Reliable wired options for iOS devices are few and far between. If you’re using an iPhone your best bet is to shell out a few more bucks to Apple and buy the $49 official Lightning to HDMI adapter. Fortunately it also includes an additional USB-C port so you can power your device while it’s connected to a TV using its Lightning port.
If you’re using an older Android device that doesn’t have a USB-C connection, you’ll need this Slimport microUSB to HDMI adapter. You probably won’t be able to push 4K resolution games to your TV, but at $7 it’s a cheap and compact solution.
The iPhone doesn’t support USB-C just yet, but most of the Android smartphones released in the past year do. As do many laptops. So Apple’s USB-C to HDMI adapter might be worth the $69 investment. When you’re not using it to connect an Android smartphone to your TV for gaming, it also has a USB-A port for connecting older peripherals to your fancy new laptop.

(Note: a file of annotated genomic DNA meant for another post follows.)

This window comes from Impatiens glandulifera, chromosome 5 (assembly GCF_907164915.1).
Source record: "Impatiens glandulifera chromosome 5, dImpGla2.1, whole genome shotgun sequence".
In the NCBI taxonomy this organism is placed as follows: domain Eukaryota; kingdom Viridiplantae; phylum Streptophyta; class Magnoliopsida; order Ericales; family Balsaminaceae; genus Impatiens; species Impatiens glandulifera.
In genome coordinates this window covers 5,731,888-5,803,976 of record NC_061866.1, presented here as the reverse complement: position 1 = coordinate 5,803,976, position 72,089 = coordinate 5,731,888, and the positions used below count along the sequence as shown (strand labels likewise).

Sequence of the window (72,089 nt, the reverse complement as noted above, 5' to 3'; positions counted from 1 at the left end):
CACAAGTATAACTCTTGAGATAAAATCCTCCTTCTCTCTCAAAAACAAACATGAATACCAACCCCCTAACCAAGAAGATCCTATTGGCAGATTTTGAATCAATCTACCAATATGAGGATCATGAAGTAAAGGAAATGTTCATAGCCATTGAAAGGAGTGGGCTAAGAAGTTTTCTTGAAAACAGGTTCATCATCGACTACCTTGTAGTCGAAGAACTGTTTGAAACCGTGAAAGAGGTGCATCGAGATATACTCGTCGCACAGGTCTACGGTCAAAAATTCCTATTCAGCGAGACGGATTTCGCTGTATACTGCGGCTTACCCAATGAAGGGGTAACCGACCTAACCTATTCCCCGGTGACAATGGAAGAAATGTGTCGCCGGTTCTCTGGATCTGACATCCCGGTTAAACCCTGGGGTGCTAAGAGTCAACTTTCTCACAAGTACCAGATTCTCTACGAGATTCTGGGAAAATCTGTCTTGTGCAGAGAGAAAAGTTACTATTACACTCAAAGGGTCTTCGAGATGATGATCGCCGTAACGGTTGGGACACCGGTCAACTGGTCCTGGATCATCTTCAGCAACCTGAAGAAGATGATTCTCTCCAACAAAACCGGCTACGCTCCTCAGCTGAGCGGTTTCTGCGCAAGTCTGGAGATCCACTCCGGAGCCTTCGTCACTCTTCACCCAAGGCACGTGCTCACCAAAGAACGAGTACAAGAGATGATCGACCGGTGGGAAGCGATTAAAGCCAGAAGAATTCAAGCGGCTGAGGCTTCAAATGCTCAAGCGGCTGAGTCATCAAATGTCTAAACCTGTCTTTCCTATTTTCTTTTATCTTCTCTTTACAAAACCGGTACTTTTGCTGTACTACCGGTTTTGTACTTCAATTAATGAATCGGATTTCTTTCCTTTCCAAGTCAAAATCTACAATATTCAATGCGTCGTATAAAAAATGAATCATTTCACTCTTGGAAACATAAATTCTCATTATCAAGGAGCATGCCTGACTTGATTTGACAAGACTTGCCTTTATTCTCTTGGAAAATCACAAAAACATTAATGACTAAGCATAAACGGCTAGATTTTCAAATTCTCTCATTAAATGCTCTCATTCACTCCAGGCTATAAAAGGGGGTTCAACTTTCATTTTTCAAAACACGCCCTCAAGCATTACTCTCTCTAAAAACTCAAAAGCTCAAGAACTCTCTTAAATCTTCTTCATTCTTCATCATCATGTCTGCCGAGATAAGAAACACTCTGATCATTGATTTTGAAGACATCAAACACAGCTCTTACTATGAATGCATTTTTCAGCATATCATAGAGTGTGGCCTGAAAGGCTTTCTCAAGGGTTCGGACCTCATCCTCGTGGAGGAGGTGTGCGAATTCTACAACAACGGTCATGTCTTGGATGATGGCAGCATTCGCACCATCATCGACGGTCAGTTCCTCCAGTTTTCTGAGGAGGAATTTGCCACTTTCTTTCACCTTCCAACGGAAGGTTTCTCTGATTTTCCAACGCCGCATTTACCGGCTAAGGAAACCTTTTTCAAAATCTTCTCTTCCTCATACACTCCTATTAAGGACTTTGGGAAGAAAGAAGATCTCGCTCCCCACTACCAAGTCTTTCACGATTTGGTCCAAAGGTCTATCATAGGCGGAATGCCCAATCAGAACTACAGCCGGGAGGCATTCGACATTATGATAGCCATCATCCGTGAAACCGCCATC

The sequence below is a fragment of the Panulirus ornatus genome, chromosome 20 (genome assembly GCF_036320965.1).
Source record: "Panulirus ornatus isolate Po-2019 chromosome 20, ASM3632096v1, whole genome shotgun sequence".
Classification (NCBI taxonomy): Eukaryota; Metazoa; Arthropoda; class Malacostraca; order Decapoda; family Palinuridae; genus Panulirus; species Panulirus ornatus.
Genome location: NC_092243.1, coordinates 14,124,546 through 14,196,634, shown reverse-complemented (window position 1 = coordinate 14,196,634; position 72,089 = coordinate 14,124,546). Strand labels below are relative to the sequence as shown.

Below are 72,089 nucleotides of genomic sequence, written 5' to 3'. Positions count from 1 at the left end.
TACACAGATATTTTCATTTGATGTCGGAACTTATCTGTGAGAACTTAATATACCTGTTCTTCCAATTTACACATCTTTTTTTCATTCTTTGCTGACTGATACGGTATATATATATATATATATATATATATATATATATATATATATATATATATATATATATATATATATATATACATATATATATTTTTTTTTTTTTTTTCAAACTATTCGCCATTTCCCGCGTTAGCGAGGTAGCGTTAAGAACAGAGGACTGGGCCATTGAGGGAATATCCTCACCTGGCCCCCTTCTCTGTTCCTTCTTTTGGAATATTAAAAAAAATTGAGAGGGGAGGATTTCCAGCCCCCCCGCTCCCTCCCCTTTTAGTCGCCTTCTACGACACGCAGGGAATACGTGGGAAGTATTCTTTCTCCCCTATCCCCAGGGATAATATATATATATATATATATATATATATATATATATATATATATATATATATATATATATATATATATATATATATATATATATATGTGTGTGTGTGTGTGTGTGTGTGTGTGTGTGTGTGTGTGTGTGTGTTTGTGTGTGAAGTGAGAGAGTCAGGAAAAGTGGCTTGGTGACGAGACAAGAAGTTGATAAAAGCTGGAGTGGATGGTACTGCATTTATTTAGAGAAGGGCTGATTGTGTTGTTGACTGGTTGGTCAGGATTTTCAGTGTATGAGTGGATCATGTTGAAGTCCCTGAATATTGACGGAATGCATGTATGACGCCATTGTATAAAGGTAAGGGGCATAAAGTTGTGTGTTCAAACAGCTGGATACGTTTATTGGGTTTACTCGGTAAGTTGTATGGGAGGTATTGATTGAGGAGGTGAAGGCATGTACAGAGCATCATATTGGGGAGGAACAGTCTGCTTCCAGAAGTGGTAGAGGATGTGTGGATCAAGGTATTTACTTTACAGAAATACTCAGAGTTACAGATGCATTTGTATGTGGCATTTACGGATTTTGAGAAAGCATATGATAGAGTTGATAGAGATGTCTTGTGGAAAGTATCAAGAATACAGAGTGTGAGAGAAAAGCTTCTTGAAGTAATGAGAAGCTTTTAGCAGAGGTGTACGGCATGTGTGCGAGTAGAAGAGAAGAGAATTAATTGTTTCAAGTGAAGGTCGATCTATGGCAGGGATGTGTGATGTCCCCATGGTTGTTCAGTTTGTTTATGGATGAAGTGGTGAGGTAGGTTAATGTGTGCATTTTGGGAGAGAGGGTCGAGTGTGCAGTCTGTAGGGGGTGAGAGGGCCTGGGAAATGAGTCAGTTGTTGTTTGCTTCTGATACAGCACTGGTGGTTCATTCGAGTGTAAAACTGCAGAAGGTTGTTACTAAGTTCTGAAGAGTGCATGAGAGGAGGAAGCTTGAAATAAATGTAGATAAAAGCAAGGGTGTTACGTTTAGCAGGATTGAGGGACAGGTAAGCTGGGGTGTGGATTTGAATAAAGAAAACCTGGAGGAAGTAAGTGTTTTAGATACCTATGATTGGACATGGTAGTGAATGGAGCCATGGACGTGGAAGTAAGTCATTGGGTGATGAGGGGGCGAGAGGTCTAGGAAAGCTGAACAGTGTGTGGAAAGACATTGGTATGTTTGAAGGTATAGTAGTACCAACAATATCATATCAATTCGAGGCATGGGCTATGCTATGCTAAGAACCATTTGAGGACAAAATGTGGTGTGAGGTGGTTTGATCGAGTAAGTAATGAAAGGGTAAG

If you’d rather not pay a premium for Apple’s products (that’s fair), and only ever intend to use your adapter with a smartphone, Monoprice’s USB-C solution gives you the important basics, including an HDMI port, and an extra USB-C port for charging, for just $20.
This is where your makeshift smartphone Switch can run laps around Nintendo’s console—at least in terms of selection. At the moment, the best reasons to buy a Nintendo Switch are Zelda: Breath of the Wild, and Mario Kart 8 Deluxe. That’s just two games. They both happen to be very good games, but the iTunes App Store and the Google Play store both have thousands of titles you can download, and plenty that are actually good.